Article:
The young woman frowned at the Kroger gas station sign Sunday. Unleaded gas, the bane of her monthly budget, was suddenly $2.60 per gallon. Unfortunately, her tank was nearly full.

She mourned the lost savings.

Brittany Tripp Schulz, 24, lives in Murfreesboro, Tenn., with her husband, Danny. Each day, she commutes 70 miles round-trip to her recruiting job at a Nashville insurance company. Her gas light flashes every six days.

“I thought, ‘Why? Why can’t it be this cheap when I’m empty?” Schulz said. “I don’t expect that price to last.”

Filling up her silver Nissan Altima usually costs $55. Lately, $45. Schulz, who records each expense on an Excel spreadsheet, first noticed declining fuel prices in September. She can’t believe they keep dropping.

This week, for the first time in four years, average U.S. gas prices dipped below $3 per gallon – an economic boost for consumers who have come to expect paying more at the pump. The bottom fifth of American earners spend up to 13 percent of their income on gasoline.

Many, however, see the recent price drop as a rare bonus with good timing. A common sentiment: Celebrate, but don’t get used to it.

Gallup polls from the past seven years reveal the national tendency to brace for higher gas prices over and over again. When they spike, we blame the president, Congress, oil companies and the Middle East (but seldom express surprise). When they dip, we’re hesitant to return to happy-go-luckier driving habits.

“Anecdotally, we’re hearing that consumers tend to think gas prices will head back up,” AAA spokesman Michael Green said. “Most see no hope for long-term lower gas prices.”

More than 60 percent of U.S. stations are now selling gas below $3 per gallon, according to GasBuddy.com. South Carolina and Tennessee are tied for the lowest state average at $2.75 per gallon.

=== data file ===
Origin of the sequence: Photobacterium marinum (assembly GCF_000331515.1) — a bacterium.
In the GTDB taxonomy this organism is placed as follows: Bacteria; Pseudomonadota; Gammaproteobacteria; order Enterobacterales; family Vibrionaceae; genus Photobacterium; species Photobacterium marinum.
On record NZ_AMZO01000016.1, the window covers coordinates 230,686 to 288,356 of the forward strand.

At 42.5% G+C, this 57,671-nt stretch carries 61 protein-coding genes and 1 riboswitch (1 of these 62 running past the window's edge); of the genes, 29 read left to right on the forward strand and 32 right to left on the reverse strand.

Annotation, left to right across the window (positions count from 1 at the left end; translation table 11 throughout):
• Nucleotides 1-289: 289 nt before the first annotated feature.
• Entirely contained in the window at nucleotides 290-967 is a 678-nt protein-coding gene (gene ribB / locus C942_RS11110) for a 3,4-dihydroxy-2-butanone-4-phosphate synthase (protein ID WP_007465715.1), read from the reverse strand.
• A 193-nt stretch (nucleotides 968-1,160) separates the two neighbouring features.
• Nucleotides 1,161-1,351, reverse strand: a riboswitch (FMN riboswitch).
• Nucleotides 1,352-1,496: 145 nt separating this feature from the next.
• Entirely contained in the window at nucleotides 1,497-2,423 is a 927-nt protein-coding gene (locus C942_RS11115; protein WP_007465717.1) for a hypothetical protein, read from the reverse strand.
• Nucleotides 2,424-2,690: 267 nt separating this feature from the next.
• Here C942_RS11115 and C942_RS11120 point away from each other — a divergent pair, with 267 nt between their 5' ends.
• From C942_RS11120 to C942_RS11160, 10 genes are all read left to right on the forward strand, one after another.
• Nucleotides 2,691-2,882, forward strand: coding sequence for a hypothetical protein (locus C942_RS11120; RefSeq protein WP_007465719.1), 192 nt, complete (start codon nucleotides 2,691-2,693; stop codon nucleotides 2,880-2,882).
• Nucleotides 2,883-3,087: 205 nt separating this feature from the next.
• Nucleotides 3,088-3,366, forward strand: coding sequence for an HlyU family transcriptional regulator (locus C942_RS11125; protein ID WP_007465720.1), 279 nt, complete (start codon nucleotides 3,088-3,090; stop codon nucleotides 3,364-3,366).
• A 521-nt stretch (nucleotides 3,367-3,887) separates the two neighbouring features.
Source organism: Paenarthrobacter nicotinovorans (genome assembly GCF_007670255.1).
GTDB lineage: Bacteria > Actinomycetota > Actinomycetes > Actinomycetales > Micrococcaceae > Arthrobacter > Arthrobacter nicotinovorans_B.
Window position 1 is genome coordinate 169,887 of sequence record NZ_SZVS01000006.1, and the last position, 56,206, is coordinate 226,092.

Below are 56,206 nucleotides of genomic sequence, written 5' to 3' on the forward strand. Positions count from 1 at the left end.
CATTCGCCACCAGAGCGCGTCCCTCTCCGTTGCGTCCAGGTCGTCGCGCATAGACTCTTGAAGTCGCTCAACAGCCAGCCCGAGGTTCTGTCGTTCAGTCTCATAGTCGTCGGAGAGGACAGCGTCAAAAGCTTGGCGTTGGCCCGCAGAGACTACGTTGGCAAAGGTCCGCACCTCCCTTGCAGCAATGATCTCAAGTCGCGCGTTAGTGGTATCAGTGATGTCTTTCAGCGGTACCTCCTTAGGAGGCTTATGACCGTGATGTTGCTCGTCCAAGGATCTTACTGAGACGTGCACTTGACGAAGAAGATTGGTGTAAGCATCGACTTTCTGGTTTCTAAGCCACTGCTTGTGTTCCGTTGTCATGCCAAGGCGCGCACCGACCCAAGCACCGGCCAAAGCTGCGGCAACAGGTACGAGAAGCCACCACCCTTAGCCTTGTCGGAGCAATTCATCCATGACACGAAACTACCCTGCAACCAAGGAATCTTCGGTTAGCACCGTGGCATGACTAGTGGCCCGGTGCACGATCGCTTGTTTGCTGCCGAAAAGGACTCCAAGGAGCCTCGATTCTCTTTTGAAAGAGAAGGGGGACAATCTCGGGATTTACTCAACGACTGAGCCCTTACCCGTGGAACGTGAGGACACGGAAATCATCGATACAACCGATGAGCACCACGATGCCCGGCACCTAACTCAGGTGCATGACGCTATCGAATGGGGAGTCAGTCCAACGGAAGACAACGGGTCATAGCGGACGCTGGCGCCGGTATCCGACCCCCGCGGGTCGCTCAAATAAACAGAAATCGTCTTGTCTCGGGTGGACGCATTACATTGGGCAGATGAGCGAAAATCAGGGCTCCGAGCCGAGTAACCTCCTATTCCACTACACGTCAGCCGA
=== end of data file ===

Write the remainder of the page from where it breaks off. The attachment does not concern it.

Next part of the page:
Compare that to gas prices in June, which hovered around $3.60 per gallon, according to AAA. Drivers whose pockets feel fatter can thank America’s shale revolution, which, experts say, is pushing Saudi Arabia to lower crude oil prices.

Gas money saved tends to manifest as discretionary spending elsewhere: an extra sack of groceries, a new television, another holiday gift to wrap. “And it will put more people on the road,” said Chris Christopher, director of consumer markets at IHS, a company offering data and consulting services. “This is especially helpful for people who can’t afford airfare. People are more likely to drive – and drive longer distances – this season.”

But they’re less likely to incorporate gas savings into any long-term financial plan.

Every dollar helps Schulz, who recently bought a three-bedroom house. Her husband, who studies exercise science at Middle Tennessee State University, plans to work full-time after he graduates in 2016. For now, they’d rather stash away savings than dine out often.

But soon, the highways will be slick with ice. Fall foliage will fade to bare branches. And the gas prices, Schulz believes, will surge.

She and her husband will pour what they deem temporary financial relief into a temporary indulgence: a 300-mile road trip to visit friends and drink beer in Columbus, Ga. This round-trip drive will cost about $80, Schulz estimates. She wants to take advantage of the bargain before it expires.